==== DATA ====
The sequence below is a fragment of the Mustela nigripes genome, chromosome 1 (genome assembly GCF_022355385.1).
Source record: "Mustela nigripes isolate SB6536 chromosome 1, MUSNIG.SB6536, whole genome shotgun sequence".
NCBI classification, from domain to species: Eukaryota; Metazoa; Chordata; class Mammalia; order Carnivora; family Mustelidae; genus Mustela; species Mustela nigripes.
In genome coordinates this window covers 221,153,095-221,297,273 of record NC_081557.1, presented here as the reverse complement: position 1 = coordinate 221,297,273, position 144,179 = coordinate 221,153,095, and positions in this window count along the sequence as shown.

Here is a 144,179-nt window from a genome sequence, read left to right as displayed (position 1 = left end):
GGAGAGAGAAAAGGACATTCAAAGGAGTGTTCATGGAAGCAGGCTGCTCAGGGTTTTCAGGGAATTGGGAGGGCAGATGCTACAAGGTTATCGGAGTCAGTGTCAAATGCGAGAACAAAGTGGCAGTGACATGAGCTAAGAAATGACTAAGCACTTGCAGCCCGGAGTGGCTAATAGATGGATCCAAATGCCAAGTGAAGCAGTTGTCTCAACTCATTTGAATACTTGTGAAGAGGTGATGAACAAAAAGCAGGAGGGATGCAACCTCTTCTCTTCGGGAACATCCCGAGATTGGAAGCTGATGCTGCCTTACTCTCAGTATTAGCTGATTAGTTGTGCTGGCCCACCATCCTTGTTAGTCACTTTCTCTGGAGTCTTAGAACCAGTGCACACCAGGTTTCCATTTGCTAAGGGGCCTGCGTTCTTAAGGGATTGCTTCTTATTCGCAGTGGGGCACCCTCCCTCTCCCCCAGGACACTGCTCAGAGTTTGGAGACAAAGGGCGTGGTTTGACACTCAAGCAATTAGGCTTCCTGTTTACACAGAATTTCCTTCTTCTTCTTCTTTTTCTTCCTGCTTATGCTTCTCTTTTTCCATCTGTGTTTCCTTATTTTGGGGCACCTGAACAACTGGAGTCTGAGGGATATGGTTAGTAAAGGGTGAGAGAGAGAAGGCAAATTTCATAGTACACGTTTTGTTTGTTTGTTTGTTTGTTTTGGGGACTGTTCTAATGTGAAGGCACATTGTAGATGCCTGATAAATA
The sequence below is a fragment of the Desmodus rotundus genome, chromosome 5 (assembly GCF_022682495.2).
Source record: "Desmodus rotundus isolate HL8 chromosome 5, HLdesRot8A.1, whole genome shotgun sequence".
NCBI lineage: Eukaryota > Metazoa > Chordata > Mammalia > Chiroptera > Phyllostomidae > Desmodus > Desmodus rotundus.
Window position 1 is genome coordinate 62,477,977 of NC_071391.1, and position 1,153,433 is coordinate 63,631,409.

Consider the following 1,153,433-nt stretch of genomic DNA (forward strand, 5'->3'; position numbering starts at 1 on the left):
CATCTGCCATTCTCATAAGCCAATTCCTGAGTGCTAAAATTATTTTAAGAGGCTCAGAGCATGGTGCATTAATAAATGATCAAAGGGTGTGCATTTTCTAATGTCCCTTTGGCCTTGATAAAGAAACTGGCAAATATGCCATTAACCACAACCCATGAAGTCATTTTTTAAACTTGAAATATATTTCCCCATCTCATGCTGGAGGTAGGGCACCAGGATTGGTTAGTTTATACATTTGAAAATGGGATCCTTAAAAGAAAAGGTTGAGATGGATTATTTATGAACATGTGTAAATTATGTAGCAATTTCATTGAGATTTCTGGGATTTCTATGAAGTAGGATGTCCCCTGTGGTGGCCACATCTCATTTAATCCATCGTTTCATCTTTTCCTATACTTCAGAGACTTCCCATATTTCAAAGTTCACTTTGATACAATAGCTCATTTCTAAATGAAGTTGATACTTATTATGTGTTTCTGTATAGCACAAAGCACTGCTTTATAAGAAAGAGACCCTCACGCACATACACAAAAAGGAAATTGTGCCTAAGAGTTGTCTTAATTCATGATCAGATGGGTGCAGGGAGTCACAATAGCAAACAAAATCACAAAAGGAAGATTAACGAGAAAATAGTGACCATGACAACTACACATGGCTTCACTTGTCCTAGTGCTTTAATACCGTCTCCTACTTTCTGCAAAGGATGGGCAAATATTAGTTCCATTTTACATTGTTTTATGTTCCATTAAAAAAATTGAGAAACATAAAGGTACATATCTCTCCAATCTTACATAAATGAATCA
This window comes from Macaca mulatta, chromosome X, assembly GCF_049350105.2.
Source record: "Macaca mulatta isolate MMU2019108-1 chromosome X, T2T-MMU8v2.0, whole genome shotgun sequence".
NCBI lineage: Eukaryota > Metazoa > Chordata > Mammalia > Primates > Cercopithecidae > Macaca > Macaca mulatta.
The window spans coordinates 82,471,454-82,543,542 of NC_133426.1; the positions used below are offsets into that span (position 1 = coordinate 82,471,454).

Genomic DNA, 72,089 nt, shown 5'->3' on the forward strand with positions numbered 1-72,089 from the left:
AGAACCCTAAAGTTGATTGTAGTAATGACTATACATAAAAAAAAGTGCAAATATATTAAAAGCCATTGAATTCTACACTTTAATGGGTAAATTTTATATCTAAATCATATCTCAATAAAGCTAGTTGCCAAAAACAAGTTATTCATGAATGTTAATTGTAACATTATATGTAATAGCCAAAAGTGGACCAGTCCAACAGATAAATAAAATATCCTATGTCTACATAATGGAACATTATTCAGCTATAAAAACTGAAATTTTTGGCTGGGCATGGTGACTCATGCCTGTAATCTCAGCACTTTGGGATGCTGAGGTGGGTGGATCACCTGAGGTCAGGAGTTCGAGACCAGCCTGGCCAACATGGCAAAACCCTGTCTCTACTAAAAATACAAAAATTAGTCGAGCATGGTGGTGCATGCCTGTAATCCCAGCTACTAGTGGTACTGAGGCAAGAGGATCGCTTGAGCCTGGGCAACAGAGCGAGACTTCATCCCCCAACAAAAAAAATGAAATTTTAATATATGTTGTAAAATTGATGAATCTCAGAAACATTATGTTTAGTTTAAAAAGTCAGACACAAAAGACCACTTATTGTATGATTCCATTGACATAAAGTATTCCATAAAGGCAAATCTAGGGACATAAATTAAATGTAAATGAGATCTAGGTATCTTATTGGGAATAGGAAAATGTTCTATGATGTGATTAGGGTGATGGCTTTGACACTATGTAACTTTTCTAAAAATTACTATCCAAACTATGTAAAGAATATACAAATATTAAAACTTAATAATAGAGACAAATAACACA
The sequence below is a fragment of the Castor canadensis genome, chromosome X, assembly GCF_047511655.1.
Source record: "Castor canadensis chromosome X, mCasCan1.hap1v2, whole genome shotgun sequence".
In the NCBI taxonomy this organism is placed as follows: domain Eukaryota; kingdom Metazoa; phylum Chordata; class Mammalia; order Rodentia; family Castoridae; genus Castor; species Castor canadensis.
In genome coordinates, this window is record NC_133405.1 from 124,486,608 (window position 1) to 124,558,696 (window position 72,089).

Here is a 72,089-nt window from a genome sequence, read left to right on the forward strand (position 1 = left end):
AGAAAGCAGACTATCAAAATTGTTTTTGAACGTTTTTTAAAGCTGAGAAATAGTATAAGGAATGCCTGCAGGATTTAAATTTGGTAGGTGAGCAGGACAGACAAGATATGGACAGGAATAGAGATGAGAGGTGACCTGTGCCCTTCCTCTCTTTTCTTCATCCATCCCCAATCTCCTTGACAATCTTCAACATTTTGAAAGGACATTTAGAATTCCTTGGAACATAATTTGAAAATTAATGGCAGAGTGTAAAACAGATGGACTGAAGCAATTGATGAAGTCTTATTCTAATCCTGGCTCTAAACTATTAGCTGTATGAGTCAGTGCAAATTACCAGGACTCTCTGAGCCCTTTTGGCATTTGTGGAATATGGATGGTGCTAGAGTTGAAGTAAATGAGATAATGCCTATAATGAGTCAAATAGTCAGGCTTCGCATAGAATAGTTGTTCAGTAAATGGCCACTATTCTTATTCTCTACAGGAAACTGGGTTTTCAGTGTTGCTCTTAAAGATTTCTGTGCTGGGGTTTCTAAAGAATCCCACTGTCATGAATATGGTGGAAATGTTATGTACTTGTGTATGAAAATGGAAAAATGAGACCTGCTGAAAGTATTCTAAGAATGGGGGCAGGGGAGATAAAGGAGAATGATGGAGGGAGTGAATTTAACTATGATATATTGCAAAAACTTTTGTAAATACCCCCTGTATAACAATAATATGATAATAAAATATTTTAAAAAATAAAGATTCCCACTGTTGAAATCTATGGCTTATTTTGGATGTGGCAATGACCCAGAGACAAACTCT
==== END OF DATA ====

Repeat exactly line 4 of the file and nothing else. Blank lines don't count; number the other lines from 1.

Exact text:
In genome coordinates this window covers 221,153,095-221,297,273 of record NC_081557.1, presented here as the reverse complement: position 1 = coordinate 221,297,273, position 144,179 = coordinate 221,153,095, and positions in this window count along the sequence as shown.